The tip of dispensing catheter 20 is preferably provided with a radiopaque marker 42, (see FIG. 3) to aid in positively locating and positioning the distal end of catheter 20 in the root of the aorta.
A liquid-tight sliding seal is provided between dispensing catheter 20 and IAB lumen 18 and is comprised of a cylindrical-shaped member 44, preferably formed of a resilient material such as Teflon, having a low coefficient of sliding friction. Cylinder 44 is provided with a pair of outwardly directed flanges 44a and 44b for anchoring member 44 within cooperating recesses 18b, 18c provided in lumen 18 which recesses preferably have a shape conforming to the flanges 44a and 44b. Dispensing catheter 20 is slidable along lumen 18. However, the sliding seal between the external periphery of dispensing catheter 20 and the internal surface of sealing member 44 prevents liquid, such as blood from passing through the seal. Lips 44d and 44e cooperate with lumen 18 to form a liquid-tight sliding seal against the pressure of fluid in the region of the seals.
In order to prevent the dispensing catheter 20 from being telescoped into IAB 10, either accidentally or deliberately, a blocking member 46 is arranged a spaced distance inward from the distal end of dispensing catheter 20. Member 46 may have a cylindrical shape and an outer diameter sufficient to prevent dispensing catheter 20 from being completely telescoped into lumen 18.
In another preferred embodiment shown in FIGS. 4a and 4b, the blocking member 46' has a cone-shaped configuration whose larger diameter end is substantially compressed when being moved through lumen 18 toward and out of tip 14 of IAB 10. Once the blocking member 46' is free of the open end of tip 14, the larger diameter end of cone-shaped blocking member 46' expands so that its left-hand end 46a' has an outer diameter greater than the diameter of the central opening in lumen 18, preventing dispensing catheter 20 from being fully telescoped into lumen 18.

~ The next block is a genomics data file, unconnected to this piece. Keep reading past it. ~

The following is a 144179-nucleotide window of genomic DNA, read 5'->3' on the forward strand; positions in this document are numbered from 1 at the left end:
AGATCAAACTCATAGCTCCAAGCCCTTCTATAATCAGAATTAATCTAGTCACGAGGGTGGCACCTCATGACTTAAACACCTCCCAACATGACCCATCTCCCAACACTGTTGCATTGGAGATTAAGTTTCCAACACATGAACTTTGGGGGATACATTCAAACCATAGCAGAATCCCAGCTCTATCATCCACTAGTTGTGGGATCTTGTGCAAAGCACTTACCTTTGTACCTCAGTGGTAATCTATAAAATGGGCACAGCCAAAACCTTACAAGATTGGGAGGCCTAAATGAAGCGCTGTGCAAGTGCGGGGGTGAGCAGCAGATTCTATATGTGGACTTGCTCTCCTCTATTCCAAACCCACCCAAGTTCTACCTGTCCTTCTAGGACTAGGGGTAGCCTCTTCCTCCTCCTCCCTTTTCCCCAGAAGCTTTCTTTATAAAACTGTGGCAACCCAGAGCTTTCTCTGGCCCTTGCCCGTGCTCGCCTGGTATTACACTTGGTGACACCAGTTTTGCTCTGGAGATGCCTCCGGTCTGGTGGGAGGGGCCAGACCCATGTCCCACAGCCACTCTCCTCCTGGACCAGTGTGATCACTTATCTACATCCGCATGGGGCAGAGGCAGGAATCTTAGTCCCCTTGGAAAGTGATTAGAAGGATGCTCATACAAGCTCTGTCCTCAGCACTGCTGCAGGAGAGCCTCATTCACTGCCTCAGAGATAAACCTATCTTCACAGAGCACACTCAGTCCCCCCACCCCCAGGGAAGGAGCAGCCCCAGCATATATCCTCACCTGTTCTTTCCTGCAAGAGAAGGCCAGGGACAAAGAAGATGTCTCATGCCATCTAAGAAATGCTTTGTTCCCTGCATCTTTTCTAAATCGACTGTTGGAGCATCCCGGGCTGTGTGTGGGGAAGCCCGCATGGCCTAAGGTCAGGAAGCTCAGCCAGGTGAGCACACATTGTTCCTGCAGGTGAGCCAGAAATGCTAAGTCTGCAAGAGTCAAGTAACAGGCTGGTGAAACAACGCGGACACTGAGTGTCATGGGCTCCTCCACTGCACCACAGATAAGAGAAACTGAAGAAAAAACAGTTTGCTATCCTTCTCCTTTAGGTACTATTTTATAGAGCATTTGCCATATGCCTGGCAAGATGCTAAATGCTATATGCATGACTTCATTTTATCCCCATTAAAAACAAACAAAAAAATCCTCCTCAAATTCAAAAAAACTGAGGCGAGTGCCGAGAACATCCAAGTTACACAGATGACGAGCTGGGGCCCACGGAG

The treatment scheduling of intra-aortic balloon support in combination with dispensing of a blood thinner allows a safer time frame for subsequent study and intervention, whether the intervention be by surgical vein-grafting or balloon catheter dilatation.
Although introduction of a blood thinner does induce bleeding, the use of a percutaneous balloon system with the introducer/dilator retained so as to achieve a good wedging position into the artery, serves as a "hemostatic seal" to combat such bleeding.
Adjustable delay means 32 provides a means for assuring that dispensing of the blood thinner occurs within the desired portion of each diastolic inflationary phase.
Although the preferred embodiment shows the dispensing catheter extending through the central lumen 18, the dispensing catheter may be independently inserted into the aortic arch, side by side with IAB 10.
The dispensing catheter 20 may also be a dual-lumen catheter to serve the dual purpose of coronary dilatation, as well as dispensing medicinal solutions, as shown in FIG. 5.
Here, the dispensing catheter 20 extends beyond the open distal end of lumen 18 and has one lumen 53a for dispensing medicinal solutions through opening 53b. A second lumen 56a serves to inflate the small coronary dilatation balloon 56. As an alternative, the opening for dispensing medicinal solutions could be not only at the distal end 59 of the catheter 20, but at its proximal end, as shown by 56c.
A latitude of modification, change and substitution is intended in the foregoing disclosure, and in some instances some features of the invention will be employed without a corresponding use of other features. Accordingly, it is appropriate that the appended claims be construed broadly and in a manner consistent with the spirit and scope of the invention herein.
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|U.S. Classification||600/18, 604/914, 604/919|
|International Classification||A61F2/958, A61M1/10, A61M25/00|
|Cooperative Classification||A61M25/1011, A61M25/0075, A61M1/1072|
|European Classification||A61M25/10D, A61M1/10E51D|
|Apr 13, 1983||AS||Assignment|
Owner name: SCHIFF, PETER ROUTE 7, COOKEVILLE, TE 38501
Free format text: ASSIGNMENT OF ASSIGNORS INTEREST.;ASSIGNORS:SCHIFF, PETER;LAMBERT, CARY L.;REEL/FRAME:004120/0044
Effective date: 19830307
|Aug 5, 1985||AS||Assignment|
Owner name: IABP CORPORATION A DE CORP
Free format text: ASSIGNMENT OF ASSIGNORS INTEREST.;ASSIGNOR:SCHIFF PETER;REEL/FRAME:004445/0504
Effective date: 19850731
|Dec 30, 1986||CC||Certificate of correction|
|Mar 1, 1989||FPAY||Fee payment|
Year of fee payment: 4
|Sep 7, 1993||SULP||Surcharge for late payment|
|Sep 7, 1993||FPAY||Fee payment|
Year of fee payment: 8
|Sep 14, 1993||REMI||Maintenance fee reminder mailed|
|Jun 3, 1997||FPAY||Fee payment|
Year of fee payment: 12
|Jan 12, 1998||AS||Assignment|
Owner name: ARROW INTERVENTIONAL, INC., PENNSYLVANIA
Free format text: ASSIGNMENT OF ASSIGNORS INTEREST;ASSIGNOR:IABP CORPORATION;REEL/FRAME:008907/0760
Effective date: 19971105